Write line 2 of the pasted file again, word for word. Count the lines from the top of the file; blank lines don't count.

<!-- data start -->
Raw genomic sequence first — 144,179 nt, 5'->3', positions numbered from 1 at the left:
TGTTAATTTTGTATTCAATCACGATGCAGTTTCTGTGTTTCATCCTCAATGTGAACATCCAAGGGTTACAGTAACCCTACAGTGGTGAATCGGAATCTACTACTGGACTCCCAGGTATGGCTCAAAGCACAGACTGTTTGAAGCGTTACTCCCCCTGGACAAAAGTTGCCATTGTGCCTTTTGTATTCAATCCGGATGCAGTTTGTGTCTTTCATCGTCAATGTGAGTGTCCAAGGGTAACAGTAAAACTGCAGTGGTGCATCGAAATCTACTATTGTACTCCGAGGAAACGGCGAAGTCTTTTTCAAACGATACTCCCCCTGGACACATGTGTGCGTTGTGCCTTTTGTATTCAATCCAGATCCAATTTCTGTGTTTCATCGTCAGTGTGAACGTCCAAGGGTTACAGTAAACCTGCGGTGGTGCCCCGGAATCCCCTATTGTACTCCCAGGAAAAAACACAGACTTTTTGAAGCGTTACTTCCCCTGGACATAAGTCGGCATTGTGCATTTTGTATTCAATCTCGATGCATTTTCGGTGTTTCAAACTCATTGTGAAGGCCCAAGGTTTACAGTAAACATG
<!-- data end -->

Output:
TGTTAATTTTGTATTCAATCACGATGCAGTTTCTGTGTTTCATCCTCAATGTGAACATCCAAGGGTTACAGTAACCCTACAGTGGTGAATCGGAATCTACTACTGGACTCCCAGGTATGGCTCAAAGCACAGACTGTTTGAAGCGTTACTCCCCCTGGACAAAAGTTGCCATTGTGCCTTTTGTATTCAATCCGGATGCAGTTTGTGTCTTTCATCGTCAATGTGAGTGTCCAAGGGTAACAGTAAAACTGCAGTGGTGCATCGAAATCTACTATTGTACTCCGAGGAAACGGCGAAGTCTTTTTCAAACGATACTCCCCCTGGACACATGTGTGCGTTGTGCCTTTTGTATTCAATCCAGATCCAATTTCTGTGTTTCATCGTCAGTGTGAACGTCCAAGGGTTACAGTAAACCTGCGGTGGTGCCCCGGAATCCCCTATTGTACTCCCAGGAAAAAACACAGACTTTTTGAAGCGTTACTTCCCCTGGACATAAGTCGGCATTGTGCATTTTGTATTCAATCTCGATGCATTTTCGGTGTTTCAAACTCATTGTGAAGGCCCAAGGTTTACAGTAAACATG